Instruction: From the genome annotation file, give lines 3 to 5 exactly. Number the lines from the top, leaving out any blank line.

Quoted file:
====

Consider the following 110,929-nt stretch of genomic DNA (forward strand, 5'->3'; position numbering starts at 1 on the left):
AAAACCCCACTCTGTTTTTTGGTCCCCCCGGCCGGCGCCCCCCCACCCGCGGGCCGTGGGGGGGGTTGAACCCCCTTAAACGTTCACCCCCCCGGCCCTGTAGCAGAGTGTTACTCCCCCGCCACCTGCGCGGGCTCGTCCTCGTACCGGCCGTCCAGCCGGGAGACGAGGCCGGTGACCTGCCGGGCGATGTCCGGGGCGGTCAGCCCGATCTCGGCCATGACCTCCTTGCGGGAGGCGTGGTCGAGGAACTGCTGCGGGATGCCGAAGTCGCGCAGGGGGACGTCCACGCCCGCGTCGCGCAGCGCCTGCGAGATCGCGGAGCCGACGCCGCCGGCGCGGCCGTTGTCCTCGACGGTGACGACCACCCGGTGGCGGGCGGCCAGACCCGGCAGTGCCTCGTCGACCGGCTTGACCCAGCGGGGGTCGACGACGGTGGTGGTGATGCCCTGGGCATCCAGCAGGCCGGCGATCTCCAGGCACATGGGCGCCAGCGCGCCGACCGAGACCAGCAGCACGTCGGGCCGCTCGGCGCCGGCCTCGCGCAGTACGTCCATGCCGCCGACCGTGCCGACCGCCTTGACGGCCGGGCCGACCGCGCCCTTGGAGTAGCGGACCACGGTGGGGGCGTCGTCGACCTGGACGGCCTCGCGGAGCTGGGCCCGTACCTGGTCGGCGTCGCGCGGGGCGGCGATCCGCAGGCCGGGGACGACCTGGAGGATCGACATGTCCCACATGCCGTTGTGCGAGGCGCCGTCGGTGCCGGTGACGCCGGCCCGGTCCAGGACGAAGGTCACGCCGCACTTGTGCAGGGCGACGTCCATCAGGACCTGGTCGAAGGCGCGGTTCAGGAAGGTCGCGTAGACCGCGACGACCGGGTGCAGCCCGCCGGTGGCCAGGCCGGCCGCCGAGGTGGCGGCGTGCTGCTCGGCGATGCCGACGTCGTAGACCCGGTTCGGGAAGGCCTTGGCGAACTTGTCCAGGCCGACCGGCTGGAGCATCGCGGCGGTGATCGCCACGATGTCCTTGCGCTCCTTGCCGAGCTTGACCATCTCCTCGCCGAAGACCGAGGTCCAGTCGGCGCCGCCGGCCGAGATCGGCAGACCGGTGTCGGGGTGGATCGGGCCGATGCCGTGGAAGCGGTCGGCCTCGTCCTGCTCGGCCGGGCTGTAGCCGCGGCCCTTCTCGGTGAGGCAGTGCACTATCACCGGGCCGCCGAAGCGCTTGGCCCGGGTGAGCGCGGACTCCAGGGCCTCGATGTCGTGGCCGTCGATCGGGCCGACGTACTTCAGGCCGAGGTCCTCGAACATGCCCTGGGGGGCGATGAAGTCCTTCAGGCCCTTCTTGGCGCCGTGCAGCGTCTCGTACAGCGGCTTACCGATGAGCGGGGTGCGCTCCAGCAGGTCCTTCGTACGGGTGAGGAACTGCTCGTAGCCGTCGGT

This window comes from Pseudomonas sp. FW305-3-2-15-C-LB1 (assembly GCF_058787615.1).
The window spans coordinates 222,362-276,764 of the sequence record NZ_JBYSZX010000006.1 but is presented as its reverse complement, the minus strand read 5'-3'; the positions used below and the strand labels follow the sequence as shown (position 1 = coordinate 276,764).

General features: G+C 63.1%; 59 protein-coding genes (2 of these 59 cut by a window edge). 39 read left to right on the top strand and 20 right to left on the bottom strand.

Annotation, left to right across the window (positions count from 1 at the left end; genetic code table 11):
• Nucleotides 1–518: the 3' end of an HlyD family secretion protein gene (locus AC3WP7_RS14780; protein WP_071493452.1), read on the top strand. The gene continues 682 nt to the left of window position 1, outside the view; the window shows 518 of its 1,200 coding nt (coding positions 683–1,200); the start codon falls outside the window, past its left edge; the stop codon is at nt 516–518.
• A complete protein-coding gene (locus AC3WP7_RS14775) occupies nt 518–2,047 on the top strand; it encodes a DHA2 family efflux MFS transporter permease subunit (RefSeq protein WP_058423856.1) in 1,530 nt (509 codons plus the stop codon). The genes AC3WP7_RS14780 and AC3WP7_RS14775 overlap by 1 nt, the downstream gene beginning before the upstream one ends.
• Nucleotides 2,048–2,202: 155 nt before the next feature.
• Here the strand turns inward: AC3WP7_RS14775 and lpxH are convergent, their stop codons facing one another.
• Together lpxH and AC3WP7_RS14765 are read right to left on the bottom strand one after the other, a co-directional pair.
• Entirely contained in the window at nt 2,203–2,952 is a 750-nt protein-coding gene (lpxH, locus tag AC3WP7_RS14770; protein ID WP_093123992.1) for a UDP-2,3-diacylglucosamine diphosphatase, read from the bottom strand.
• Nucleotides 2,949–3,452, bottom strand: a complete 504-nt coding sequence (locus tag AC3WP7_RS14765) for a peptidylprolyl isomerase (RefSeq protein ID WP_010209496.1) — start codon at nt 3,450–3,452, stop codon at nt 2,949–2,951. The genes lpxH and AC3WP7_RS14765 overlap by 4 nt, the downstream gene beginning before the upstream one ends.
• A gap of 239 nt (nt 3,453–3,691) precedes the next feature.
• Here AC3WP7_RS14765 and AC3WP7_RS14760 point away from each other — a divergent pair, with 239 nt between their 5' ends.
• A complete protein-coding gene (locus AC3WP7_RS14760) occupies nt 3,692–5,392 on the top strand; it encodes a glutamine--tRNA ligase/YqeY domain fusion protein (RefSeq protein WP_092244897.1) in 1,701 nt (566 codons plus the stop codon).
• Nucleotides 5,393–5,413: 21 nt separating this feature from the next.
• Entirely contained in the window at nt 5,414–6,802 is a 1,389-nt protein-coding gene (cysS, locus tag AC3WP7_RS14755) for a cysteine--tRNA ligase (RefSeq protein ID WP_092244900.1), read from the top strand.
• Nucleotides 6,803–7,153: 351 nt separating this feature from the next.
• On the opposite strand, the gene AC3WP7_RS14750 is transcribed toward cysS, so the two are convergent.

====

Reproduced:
This window comes from Pseudomonas sp. FW305-3-2-15-C-LB1 (assembly GCF_058787615.1).
The window spans coordinates 222,362-276,764 of the sequence record NZ_JBYSZX010000006.1 but is presented as its reverse complement, the minus strand read 5'-3'; the positions used below and the strand labels follow the sequence as shown (position 1 = coordinate 276,764).

General features: G+C 63.1%; 59 protein-coding genes (2 of these 59 cut by a window edge). 39 read left to right on the top strand and 20 right to left on the bottom strand.